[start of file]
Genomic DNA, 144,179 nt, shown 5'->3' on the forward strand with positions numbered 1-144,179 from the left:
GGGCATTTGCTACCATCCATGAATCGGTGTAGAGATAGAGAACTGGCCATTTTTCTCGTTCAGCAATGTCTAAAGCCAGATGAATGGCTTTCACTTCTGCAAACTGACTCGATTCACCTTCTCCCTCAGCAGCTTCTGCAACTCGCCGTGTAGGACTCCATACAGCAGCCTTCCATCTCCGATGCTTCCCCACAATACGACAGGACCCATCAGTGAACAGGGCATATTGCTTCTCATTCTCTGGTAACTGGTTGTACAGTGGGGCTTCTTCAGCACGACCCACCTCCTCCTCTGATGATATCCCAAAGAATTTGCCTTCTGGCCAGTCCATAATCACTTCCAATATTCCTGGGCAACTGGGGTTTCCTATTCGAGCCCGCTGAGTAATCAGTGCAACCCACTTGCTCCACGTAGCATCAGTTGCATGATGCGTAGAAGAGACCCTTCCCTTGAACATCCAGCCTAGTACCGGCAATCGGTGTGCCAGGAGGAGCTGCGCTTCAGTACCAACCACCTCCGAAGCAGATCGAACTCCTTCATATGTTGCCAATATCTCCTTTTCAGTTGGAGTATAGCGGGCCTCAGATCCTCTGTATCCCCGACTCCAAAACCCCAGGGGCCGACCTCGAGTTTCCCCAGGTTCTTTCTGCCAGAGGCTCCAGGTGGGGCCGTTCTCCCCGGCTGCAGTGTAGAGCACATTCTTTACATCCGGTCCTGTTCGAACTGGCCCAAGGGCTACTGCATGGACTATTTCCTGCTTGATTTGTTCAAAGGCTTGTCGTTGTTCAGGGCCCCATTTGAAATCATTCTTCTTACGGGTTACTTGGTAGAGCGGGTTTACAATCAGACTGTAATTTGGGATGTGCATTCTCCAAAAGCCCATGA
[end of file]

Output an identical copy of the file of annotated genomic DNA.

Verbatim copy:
Genomic DNA, 144,179 nt, shown 5'->3' on the forward strand with positions numbered 1-144,179 from the left:
GGGCATTTGCTACCATCCATGAATCGGTGTAGAGATAGAGAACTGGCCATTTTTCTCGTTCAGCAATGTCTAAAGCCAGATGAATGGCTTTCACTTCTGCAAACTGACTCGATTCACCTTCTCCCTCAGCAGCTTCTGCAACTCGCCGTGTAGGACTCCATACAGCAGCCTTCCATCTCCGATGCTTCCCCACAATACGACAGGACCCATCAGTGAACAGGGCATATTGCTTCTCATTCTCTGGTAACTGGTTGTACAGTGGGGCTTCTTCAGCACGACCCACCTCCTCCTCTGATGATATCCCAAAGAATTTGCCTTCTGGCCAGTCCATAATCACTTCCAATATTCCTGGGCAACTGGGGTTTCCTATTCGAGCCCGCTGAGTAATCAGTGCAACCCACTTGCTCCACGTAGCATCAGTTGCATGATGCGTAGAAGAGACCCTTCCCTTGAACATCCAGCCTAGTACCGGCAATCGGTGTGCCAGGAGGAGCTGCGCTTCAGTACCAACCACCTCCGAAGCAGATCGAACTCCTTCATATGTTGCCAATATCTCCTTTTCAGTTGGAGTATAGCGGGCCTCAGATCCTCTGTATCCCCGACTCCAAAACCCCAGGGGCCGACCTCGAGTTTCCCCAGGTTCTTTCTGCCAGAGGCTCCAGGTGGGGCCGTTCTCCCCGGCTGCAGTGTAGAGCACATTCTTTACATCCGGTCCTGTTCGAACTGGCCCAAGGGCTACTGCATGGACTATTTCCTGCTTGATTTGTTCAAAGGCTTGTCGTTGTTCAGGGCCCCATTTGAAATCATTCTTCTTACGGGTTACTTGGTAGAGCGGGTTTACAATCAGACTGTAATTTGGGATGTGCATTCTCCAAAAGCCCATGA